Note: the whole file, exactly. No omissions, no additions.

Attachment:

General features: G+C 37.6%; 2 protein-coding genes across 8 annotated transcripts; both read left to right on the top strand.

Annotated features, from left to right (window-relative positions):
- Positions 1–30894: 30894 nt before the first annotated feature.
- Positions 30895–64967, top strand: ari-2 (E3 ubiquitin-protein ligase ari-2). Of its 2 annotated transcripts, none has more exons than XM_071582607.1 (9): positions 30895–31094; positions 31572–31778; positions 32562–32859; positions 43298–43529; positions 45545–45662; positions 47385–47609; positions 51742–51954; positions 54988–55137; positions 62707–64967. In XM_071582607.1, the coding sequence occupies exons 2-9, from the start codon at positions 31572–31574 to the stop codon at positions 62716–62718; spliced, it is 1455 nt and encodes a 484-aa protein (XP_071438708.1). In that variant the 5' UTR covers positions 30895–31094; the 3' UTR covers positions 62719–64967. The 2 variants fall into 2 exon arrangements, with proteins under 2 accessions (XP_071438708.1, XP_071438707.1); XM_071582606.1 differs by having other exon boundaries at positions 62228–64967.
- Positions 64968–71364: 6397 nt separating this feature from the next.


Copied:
General features: G+C 37.6%; 2 protein-coding genes across 8 annotated transcripts; both read left to right on the top strand.

Annotated features, from left to right (window-relative positions):
- Positions 1–30894: 30894 nt before the first annotated feature.
- Positions 30895–64967, top strand: ari-2 (E3 ubiquitin-protein ligase ari-2). Of its 2 annotated transcripts, none has more exons than XM_071582607.1 (9): positions 30895–31094; positions 31572–31778; positions 32562–32859; positions 43298–43529; positions 45545–45662; positions 47385–47609; positions 51742–51954; positions 54988–55137; positions 62707–64967. In XM_071582607.1, the coding sequence occupies exons 2-9, from the start codon at positions 31572–31574 to the stop codon at positions 62716–62718; spliced, it is 1455 nt and encodes a 484-aa protein (XP_071438708.1). In that variant the 5' UTR covers positions 30895–31094; the 3' UTR covers positions 62719–64967. The 2 variants fall into 2 exon arrangements, with proteins under 2 accessions (XP_071438708.1, XP_071438707.1); XM_071582606.1 differs by having other exon boundaries at positions 62228–64967.
- Positions 64968–71364: 6397 nt separating this feature from the next.